VD: I wrote “I Encourage You” sometime around 2006 when I was going through one of those very challenging periods of my life career wise, and had it recorded by a local artist. The meaning of that song became very clear to me in 2008 when I lost studio gear worth ten thousand euro that I sent to London and it never arrived. I was very devastated and strangely enough, “I Encourage You”, a song I had written was one the things that had a very healing effect on me. Because we felt that the song may have the same impact on many, Myra recorded it for her 2010 album “Answer’d Me” and it spent over two months on the NCM charts. It was also the most downloaded song after the single “Killing Me. I found out from checking all my music sales statistics that the song was still one of the most downloaded and streamed songs, so when the EDM bug bit me in 2013 and the label started an EDM division, it was clear that “I Encourage You” must be “EDMized” since its influence never reduced, even long after it was released in 2010.

MW: Does positivity in your music emerge naturally, or do you have to work at it?

VD: The desire and will to create stuff that must heal, build or inspire, and certainly not harm or tear down is my default setting – it is natural for me. The problem is just I could be writing powerful and positive words while using boring or negative instrumentation and inappropriate mixing techniques that would certainly skew the whole idea. So for it to work, the production part of my work must be somewhat conscious. These days, I try to create the music so it tells the whole story already. When words get in, they should only enhance the story and bring in more clarity.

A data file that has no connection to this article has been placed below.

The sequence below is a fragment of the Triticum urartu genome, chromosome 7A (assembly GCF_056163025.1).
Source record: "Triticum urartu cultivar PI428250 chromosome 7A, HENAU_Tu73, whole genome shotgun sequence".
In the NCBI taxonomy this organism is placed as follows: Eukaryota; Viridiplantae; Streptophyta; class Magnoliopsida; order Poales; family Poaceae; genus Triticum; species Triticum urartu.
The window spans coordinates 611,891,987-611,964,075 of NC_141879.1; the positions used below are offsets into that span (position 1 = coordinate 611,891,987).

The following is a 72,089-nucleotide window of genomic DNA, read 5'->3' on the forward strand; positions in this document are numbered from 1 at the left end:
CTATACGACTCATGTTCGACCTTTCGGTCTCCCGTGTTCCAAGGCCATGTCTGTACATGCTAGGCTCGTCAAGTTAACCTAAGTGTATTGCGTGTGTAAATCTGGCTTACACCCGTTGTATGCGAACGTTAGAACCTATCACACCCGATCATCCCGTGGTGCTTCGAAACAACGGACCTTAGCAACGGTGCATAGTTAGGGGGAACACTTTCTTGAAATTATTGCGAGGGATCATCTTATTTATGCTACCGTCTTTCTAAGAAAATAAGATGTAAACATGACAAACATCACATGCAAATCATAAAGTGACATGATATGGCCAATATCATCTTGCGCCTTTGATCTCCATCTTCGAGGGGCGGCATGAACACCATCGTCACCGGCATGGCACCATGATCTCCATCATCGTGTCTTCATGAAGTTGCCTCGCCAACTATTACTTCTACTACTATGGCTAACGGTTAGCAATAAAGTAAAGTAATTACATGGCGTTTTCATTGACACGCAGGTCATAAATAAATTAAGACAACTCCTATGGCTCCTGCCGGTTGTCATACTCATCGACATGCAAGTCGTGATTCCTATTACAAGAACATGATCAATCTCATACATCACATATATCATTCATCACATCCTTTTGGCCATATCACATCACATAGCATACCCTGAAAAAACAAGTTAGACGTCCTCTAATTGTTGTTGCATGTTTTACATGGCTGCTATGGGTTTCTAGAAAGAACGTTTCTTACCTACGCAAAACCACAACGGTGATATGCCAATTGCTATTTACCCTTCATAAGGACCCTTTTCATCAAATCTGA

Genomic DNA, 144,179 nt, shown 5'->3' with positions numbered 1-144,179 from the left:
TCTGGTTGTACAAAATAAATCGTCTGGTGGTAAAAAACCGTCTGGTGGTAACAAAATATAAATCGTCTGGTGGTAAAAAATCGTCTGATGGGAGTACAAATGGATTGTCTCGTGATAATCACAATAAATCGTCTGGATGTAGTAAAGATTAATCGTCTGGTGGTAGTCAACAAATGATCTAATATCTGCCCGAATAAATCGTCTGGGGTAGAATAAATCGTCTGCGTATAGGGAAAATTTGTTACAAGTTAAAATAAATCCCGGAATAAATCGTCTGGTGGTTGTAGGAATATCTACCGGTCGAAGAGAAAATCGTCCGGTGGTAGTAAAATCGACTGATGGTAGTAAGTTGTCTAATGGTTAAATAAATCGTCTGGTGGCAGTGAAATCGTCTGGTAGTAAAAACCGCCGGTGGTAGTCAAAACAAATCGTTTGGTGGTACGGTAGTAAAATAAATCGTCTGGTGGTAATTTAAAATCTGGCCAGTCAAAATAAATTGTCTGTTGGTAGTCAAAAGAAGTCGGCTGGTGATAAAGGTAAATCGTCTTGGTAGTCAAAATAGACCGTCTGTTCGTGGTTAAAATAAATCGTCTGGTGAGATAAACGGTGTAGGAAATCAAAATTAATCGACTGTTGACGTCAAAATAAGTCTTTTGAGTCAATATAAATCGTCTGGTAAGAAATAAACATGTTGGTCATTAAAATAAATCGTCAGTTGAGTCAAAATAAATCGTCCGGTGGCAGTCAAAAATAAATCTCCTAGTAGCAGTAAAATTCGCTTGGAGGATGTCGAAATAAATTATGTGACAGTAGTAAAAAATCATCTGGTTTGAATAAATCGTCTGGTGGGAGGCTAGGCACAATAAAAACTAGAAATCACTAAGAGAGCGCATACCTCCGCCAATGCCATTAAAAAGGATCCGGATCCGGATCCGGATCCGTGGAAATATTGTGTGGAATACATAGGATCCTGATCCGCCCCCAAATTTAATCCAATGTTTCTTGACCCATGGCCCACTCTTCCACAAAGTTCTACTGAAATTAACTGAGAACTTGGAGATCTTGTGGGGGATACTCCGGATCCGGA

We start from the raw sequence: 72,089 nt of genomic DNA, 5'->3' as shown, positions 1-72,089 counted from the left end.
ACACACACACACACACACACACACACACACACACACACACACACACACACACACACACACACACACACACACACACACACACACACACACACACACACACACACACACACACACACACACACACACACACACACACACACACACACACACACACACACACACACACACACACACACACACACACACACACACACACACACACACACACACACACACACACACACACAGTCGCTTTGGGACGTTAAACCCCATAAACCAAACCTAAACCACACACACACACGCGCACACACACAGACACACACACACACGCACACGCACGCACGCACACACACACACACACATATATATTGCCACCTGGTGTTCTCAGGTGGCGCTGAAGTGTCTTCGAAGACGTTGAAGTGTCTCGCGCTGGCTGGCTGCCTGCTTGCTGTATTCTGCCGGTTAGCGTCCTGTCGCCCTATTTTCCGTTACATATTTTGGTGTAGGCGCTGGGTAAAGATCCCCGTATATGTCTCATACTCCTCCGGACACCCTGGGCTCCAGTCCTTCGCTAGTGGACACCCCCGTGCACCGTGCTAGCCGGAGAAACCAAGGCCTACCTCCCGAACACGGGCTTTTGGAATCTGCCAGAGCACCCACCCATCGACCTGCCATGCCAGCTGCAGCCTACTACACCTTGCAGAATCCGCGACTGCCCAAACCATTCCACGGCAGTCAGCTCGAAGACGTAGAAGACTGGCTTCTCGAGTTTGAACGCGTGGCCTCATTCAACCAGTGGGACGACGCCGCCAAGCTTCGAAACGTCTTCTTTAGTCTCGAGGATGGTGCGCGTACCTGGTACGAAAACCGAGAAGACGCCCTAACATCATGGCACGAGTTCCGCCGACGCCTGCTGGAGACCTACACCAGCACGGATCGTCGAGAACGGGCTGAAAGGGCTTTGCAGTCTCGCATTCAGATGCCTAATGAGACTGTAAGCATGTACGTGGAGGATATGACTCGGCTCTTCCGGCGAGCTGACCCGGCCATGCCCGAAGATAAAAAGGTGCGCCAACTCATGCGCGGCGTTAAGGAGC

MW: Shifting gears for just a second – Many of the people who visit this site are interested in the technical side of music making. Can you comment on your studio setup or any favorite pieces of gear?

VD: This is a question I was hoping not to get asked because I grew out of the religion called “gearism” but I still like knowing what people use, whose work I respect. So I’ll happily tell what I use too.

MW: [laughing] Please let me apologize for all the “gearists” out there!

VD: As far as I am concerned, room acoustics is the most important technical aspect of creating music professionally. Peter Karsten, a great acoustic engineer here in Germany transformed my room into one of the best sounding rooms I’ve heard.

As far as I am concerned, room acoustics is the most important technical aspect of creating music professionally. Peter Karsten, a great acoustic engineer here in Germany transformed my room into one of the best sounding rooms I've heard.

I compose completely in Logic (since version 4.0) with its inherent instruments, Ivory, Kontakt and all the standard stuff, and mix only in Pro Tools, which has a sound that I just simply love. I’ve been collecting samples for almost twenty years now and I have tons of them but I turn to them only when I can’t get what I need with keys and a bass guitar. My workflow is usually hybrid, going through Metric Halo converters. I love everything about those guys. I have almost all UAD plugins, Metric Halo and I also use Kush’s UBK 1, Altiverb and Soundtoys Radiator very much. But plugin compressors really still don’t cut it completely for me! Sorry about that. I find they lack something I refer to as dynamic stamina. I get work done with them no doubt but “affection”, I get from outboard gear like 1176’s, IGS Audio Compressors, BAE, P3S (magical bus compressor), some EQ’s - mostly the standard stuff. I have a thing with cables too. My whole setup is wired with Vovox cables, except headphone connectors.